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Mountains and hills of Scotland

From Wikipedia, the free encyclopedia

Scotland is the most mountainous country in the United Kingdom. Scotland's mountain ranges can be divided, in a roughly north to south direction, into: the Scottish Highlands and the Central Belt and Southern Uplands in the Scottish Lowlands. The highlands contains the country's main mountain ranges, but many hills and mountains are to be found south of these as well. The highlands includes Britain's loftiest peaks, the Munros, the highest being Ben Nevis at 1,344.53 m. The below lists are not exhaustive; there are countless subranges throughout the country.

Sgurr Fiona and the Corrag Bhuidhe pinnacles on An Teallach
Sgurr Fiona and the Corrag Bhuidhe pinnacles on An Teallach
The Five Sisters of Kintail
The Five Sisters of Kintail
The steep south face of Ben Nevis from Sgurr a' Mhàim
The steep south face of Ben Nevis from Sgurr a' Mhàim
The eastern Mamores and Grey Corries from the Aonach Eagach
The eastern Mamores and Grey Corries from the Aonach Eagach
The main ridge of the Black Cuillin in Skye
The main ridge of the Black Cuillin in Skye
The Paps of Jura from near Keills Chapel
The Paps of Jura from near Keills Chapel

Highlands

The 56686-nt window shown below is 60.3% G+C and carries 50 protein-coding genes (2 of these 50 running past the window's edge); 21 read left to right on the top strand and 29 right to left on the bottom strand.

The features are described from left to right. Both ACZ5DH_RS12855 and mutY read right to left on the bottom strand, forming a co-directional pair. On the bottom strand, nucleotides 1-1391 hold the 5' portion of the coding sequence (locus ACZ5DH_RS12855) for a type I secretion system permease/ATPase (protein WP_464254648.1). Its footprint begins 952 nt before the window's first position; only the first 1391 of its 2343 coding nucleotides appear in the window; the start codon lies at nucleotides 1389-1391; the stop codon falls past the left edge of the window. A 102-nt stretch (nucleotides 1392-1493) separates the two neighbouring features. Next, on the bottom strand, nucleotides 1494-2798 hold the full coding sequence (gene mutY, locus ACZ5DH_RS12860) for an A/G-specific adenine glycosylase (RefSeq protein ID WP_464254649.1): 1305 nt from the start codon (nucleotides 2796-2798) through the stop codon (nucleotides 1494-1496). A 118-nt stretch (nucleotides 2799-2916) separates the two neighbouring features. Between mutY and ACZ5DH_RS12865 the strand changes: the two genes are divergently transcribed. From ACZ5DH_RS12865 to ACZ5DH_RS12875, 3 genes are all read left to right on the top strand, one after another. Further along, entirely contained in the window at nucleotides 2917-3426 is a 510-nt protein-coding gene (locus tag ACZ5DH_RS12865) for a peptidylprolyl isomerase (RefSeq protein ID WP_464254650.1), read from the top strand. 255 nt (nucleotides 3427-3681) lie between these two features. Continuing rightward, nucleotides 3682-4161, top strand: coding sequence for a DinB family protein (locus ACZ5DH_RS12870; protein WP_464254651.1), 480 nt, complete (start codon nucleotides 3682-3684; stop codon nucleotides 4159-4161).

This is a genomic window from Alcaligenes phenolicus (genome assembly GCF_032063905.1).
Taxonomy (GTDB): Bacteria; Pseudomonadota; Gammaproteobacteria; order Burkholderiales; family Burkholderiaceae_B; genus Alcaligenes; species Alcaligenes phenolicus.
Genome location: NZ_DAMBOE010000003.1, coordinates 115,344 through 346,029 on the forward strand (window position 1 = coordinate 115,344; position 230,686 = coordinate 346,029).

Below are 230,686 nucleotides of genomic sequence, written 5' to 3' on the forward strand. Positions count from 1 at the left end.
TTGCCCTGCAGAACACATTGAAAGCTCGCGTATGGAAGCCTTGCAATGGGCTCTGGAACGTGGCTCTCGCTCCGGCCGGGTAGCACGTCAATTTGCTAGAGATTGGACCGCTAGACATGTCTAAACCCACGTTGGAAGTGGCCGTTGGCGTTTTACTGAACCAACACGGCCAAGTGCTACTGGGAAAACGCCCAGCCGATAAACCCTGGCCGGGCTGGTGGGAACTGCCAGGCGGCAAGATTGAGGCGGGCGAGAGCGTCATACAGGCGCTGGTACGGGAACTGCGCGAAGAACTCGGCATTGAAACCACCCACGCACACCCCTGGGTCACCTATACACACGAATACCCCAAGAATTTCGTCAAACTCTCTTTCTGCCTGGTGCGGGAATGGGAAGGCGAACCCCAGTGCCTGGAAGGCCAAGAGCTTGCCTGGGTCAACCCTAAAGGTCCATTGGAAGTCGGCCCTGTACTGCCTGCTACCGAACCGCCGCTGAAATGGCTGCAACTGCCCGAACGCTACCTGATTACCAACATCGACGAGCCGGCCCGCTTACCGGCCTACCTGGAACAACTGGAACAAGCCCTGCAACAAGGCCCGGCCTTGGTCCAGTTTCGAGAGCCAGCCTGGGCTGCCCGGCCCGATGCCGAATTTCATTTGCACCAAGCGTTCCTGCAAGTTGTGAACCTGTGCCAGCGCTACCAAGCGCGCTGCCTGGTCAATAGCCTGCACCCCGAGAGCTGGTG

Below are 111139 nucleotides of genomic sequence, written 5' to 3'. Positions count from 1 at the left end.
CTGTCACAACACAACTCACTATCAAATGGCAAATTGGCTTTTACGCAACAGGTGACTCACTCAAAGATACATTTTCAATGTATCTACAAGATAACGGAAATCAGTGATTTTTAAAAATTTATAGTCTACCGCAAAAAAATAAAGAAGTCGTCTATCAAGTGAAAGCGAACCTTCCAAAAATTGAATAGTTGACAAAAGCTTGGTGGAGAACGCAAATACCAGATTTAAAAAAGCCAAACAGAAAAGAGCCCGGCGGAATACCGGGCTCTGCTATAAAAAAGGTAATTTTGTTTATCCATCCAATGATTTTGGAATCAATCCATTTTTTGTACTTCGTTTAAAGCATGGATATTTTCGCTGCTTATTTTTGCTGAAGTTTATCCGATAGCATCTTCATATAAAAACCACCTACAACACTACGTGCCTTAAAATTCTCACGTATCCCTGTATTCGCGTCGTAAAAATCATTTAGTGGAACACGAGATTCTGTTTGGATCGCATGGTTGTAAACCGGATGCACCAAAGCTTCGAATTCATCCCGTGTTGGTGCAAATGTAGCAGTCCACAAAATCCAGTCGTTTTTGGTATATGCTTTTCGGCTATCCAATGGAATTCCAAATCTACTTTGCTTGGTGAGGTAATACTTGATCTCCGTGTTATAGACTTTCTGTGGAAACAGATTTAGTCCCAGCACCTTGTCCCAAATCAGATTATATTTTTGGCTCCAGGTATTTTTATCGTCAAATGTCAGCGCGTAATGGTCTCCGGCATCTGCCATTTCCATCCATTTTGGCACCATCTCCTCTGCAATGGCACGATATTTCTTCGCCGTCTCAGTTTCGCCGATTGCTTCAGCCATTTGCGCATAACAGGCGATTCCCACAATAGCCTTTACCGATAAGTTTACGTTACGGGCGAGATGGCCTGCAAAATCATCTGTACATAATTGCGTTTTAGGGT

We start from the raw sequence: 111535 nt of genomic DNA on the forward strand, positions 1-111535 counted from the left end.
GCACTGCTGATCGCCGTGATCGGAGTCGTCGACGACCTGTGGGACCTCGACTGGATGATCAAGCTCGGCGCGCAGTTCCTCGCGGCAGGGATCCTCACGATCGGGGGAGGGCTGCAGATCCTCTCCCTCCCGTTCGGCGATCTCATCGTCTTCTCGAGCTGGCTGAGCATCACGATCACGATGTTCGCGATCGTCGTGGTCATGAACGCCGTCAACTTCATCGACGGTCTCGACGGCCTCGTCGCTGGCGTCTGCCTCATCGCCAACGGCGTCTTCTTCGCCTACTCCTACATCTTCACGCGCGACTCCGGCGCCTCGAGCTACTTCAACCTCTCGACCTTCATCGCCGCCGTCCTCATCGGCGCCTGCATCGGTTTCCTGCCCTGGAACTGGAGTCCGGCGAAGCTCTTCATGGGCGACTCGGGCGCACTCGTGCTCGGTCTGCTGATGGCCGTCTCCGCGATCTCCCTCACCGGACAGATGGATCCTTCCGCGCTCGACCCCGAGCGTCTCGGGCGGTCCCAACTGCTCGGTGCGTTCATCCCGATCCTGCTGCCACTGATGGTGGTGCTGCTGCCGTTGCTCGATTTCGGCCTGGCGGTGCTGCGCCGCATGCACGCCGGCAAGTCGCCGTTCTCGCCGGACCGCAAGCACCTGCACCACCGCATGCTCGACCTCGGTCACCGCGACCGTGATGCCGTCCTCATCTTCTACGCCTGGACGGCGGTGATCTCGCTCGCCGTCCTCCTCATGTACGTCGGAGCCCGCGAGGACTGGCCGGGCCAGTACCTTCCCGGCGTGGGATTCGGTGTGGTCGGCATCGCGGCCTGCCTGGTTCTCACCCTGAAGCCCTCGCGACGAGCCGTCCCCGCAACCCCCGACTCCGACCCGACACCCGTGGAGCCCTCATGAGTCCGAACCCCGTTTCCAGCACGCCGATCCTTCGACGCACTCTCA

Scotland's main mountainous region can be broadly further split into the Northwest Highlands, the Grampian Mountains and the islands off the west coast. As the name implies, the NW Highlands begin at the suture north and west of the Great Glen and include 100 of the 282 Munros. The mountains found here are generally very rough and steep, but can also often provide walking on short grass. Long ridges are to be found on both sides of Glen Shiel in Kintail and more range-like mountains are to be found further north, such as in the Fannichs. The Torridon Hills are exceptionally well-regarded by hillwalking, scrambling and climbing communities; some of them, such as Beinn Eighe, are crowned by white quartzite, which gives a highly-distinctive appearance. The trend continues to the north, with larger caps of the white rock at Foinaven and Arkle. Some of these hills are made of Lewisian Gneiss, making them some of the oldest rocks on Earth. Many of the peaks within this region are isolated, particularly within Assynt and Sutherland, and, although sometimes smaller, possess a great grandeur. These include: Stac Pollaidh, Suilven, An Teallach and Maiden Pap. The southern portion of this area south of Glenfinnan consists of lower mountains of Corbetts and Grahams, but maintain the rough character of those found further north. The highest mountain in this area is Càrn Eige, also the second most prominent mountain in Britain, although twelfth by height.